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Data analysis in the humanities presents challenges of scale, interpretation, and communication distinct from the social sciences and sciences. In recent years, a number of new practices in this sphere have begun to cohere: “cultural analytics,” “distant reading,” “macroanalysis,” and “data feminism.” But it can be hard for humanists to learn how to apply these practices, not just talk intelligently about them.
This graduate seminar will develop skills to read and create scholarship in these computationalist traditions of the digital humanities. We’ll do so through more traditional seminar readings and a series of programming worksets that will teach you how to do a variety of types of data analysis and visualization in the R language that are actually useful for humanists.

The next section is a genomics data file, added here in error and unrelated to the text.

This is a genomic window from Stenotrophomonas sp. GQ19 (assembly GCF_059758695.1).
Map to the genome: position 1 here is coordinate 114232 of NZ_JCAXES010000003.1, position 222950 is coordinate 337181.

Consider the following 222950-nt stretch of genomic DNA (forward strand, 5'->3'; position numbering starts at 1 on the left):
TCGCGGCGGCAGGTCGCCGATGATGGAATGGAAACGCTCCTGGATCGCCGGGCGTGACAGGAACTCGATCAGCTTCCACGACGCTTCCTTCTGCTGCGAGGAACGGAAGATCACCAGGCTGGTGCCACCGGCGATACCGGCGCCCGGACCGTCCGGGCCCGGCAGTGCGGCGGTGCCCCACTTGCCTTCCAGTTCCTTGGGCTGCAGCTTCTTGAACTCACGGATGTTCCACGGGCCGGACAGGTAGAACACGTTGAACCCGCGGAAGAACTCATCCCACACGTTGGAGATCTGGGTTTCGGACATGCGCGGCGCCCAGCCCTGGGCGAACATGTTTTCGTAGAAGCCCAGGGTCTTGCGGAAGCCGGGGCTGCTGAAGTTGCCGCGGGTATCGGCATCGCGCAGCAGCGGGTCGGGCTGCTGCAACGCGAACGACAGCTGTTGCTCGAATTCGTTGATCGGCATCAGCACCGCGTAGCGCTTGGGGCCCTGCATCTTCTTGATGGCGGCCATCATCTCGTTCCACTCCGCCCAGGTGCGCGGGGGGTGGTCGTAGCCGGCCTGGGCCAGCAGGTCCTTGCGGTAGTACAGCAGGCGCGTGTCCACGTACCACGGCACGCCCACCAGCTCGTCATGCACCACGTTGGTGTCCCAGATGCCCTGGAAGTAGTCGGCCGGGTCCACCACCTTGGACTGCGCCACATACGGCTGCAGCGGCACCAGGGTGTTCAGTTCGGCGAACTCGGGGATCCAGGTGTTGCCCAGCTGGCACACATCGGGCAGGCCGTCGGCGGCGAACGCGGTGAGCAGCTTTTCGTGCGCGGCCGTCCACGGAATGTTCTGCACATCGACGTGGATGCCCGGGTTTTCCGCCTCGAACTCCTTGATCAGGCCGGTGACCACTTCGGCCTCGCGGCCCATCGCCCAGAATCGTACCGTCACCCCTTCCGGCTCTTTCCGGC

The programming in this class is a means towards an ends: understanding the many formal languages that computers let us use and develop to describe culture.
The problem sets for this course are tied to an online text with exercises.
You can read a preliminary syllabus on this site, which will change.
This course will meet on Wednesday evenings at about 6:20 over Zoom at New York University in Spring 2021.